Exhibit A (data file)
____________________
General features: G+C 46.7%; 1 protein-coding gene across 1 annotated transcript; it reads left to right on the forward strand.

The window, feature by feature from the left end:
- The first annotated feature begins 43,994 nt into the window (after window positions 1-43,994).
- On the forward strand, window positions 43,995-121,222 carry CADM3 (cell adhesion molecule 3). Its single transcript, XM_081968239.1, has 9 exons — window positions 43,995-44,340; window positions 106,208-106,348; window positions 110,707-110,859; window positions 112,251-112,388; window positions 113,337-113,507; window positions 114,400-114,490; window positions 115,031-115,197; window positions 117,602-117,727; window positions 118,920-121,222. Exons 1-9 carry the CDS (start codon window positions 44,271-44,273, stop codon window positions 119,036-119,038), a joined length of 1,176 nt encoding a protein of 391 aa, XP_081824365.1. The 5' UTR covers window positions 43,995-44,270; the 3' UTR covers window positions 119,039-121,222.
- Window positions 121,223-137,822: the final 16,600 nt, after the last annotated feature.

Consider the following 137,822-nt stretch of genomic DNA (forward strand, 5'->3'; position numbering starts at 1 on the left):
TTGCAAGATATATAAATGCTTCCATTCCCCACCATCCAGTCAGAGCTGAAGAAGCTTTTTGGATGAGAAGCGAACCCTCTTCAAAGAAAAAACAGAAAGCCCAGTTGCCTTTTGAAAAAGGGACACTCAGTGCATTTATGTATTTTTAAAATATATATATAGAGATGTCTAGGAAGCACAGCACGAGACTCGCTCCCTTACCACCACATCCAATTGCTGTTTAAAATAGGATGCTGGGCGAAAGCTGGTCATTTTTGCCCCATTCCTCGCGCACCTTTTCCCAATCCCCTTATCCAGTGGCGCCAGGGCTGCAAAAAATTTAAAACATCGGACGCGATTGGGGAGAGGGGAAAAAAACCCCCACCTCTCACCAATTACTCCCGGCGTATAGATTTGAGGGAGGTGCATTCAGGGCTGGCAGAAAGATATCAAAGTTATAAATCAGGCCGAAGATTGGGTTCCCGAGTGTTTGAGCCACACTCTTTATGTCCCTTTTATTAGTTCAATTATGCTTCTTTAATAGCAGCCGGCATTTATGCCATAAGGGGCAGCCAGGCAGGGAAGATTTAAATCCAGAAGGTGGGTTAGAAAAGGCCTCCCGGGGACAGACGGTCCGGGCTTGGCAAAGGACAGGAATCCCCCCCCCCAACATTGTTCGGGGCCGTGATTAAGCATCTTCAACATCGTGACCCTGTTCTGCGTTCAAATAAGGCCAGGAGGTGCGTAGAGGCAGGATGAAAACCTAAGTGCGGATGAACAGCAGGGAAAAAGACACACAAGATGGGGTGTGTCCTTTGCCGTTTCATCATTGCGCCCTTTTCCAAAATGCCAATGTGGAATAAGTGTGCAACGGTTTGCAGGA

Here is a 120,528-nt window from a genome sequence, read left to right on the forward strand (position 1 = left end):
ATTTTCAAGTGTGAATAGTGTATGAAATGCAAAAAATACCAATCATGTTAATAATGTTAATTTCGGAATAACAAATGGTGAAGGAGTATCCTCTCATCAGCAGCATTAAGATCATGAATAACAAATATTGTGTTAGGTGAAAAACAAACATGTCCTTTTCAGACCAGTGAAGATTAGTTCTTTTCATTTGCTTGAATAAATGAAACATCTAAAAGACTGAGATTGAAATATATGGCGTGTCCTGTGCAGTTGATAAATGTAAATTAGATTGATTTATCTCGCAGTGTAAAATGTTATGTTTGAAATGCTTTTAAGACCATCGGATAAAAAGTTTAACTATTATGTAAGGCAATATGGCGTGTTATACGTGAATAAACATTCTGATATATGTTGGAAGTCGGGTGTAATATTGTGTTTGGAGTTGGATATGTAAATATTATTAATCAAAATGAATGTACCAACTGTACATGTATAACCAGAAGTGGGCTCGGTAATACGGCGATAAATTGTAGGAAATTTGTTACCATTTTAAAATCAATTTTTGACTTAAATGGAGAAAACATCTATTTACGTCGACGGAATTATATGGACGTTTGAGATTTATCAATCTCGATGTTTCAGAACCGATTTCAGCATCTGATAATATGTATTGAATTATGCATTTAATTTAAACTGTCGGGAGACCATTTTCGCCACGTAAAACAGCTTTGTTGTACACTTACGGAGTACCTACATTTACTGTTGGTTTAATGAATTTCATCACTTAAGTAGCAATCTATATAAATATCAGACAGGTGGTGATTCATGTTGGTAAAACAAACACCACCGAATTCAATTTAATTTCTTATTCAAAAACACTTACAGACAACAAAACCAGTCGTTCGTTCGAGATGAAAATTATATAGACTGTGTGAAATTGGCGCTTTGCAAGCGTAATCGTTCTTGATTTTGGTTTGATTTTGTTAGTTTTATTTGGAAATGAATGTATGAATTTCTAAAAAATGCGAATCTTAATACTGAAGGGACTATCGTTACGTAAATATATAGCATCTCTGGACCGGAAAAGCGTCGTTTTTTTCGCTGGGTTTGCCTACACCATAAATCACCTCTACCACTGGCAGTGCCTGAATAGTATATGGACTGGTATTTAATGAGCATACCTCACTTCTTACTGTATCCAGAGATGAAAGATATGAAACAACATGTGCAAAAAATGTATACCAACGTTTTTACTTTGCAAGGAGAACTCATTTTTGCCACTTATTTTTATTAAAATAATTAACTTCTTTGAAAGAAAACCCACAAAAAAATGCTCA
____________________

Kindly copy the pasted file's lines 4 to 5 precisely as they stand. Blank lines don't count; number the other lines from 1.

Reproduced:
- On the forward strand, window positions 43,995-121,222 carry CADM3 (cell adhesion molecule 3). Its single transcript, XM_081968239.1, has 9 exons — window positions 43,995-44,340; window positions 106,208-106,348; window positions 110,707-110,859; window positions 112,251-112,388; window positions 113,337-113,507; window positions 114,400-114,490; window positions 115,031-115,197; window positions 117,602-117,727; window positions 118,920-121,222. Exons 1-9 carry the CDS (start codon window positions 44,271-44,273, stop codon window positions 119,036-119,038), a joined length of 1,176 nt encoding a protein of 391 aa, XP_081824365.1. The 5' UTR covers window positions 43,995-44,270; the 3' UTR covers window positions 119,039-121,222.
- Window positions 121,223-137,822: the final 16,600 nt, after the last annotated feature.